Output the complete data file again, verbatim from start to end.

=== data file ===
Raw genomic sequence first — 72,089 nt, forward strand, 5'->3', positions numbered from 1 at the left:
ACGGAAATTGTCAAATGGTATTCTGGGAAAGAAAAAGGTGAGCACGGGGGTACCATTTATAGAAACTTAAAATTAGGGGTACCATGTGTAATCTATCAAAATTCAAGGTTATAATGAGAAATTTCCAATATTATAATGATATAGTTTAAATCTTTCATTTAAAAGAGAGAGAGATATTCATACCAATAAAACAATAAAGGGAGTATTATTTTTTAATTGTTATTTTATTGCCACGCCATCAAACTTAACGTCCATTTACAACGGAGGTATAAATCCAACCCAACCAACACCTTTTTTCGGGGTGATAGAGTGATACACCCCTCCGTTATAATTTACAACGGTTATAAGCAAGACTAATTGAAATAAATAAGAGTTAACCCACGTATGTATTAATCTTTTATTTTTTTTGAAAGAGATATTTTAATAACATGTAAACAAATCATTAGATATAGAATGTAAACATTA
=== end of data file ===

Raw genomic sequence first — 72,089 nt, forward strand, 5'->3', positions numbered from 1 at the left:
ACGGAAATTGTCAAATGGTATTCTGGGAAAGAAAAAGGTGAGCACGGGGGTACCATTTATAGAAACTTAAAATTAGGGGTACCATGTGTAATCTATCAAAATTCAAGGTTATAATGAGAAATTTCCAATATTATAATGATATAGTTTAAATCTTTCATTTAAAAGAGAGAGAGATATTCATACCAATAAAACAATAAAGGGAGTATTATTTTTTAATTGTTATTTTATTGCCACGCCATCAAACTTAACGTCCATTTACAACGGAGGTATAAATCCAACCCAACCAACACCTTTTTTCGGGGTGATAGAGTGATACACCCCTCCGTTATAATTTACAACGGTTATAAGCAAGACTAATTGAAATAAATAAGAGTTAACCCACGTATGTATTAATCTTTTATTTTTTTTGAAAGAGATATTTTAATAACATGTAAACAAATCATTAGATATAGAATGTAAACATTA